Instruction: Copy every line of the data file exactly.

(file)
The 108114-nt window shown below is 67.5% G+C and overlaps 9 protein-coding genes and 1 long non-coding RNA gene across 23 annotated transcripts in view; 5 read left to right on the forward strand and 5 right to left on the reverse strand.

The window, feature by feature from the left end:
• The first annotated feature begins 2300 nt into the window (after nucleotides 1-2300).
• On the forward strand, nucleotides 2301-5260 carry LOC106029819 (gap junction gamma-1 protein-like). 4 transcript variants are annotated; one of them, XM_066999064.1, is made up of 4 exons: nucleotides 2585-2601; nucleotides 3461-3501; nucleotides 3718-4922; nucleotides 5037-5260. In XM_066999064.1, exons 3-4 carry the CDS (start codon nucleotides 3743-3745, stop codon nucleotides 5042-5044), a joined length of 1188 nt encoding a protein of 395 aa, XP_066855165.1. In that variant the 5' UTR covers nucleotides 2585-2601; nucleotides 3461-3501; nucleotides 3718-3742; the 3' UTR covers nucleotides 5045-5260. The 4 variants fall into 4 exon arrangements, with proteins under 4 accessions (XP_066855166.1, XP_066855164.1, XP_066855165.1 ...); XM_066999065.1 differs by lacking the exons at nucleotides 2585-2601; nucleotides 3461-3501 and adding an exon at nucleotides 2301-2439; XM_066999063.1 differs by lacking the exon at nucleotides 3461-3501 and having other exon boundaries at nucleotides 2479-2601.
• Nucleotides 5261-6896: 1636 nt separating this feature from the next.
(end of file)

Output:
The 108114-nt window shown below is 67.5% G+C and overlaps 9 protein-coding genes and 1 long non-coding RNA gene across 23 annotated transcripts in view; 5 read left to right on the forward strand and 5 right to left on the reverse strand.

The window, feature by feature from the left end:
• The first annotated feature begins 2300 nt into the window (after nucleotides 1-2300).
• On the forward strand, nucleotides 2301-5260 carry LOC106029819 (gap junction gamma-1 protein-like). 4 transcript variants are annotated; one of them, XM_066999064.1, is made up of 4 exons: nucleotides 2585-2601; nucleotides 3461-3501; nucleotides 3718-4922; nucleotides 5037-5260. In XM_066999064.1, exons 3-4 carry the CDS (start codon nucleotides 3743-3745, stop codon nucleotides 5042-5044), a joined length of 1188 nt encoding a protein of 395 aa, XP_066855165.1. In that variant the 5' UTR covers nucleotides 2585-2601; nucleotides 3461-3501; nucleotides 3718-3742; the 3' UTR covers nucleotides 5045-5260. The 4 variants fall into 4 exon arrangements, with proteins under 4 accessions (XP_066855166.1, XP_066855164.1, XP_066855165.1 ...); XM_066999065.1 differs by lacking the exons at nucleotides 2585-2601; nucleotides 3461-3501 and adding an exon at nucleotides 2301-2439; XM_066999063.1 differs by lacking the exon at nucleotides 3461-3501 and having other exon boundaries at nucleotides 2479-2601.
• Nucleotides 5261-6896: 1636 nt separating this feature from the next.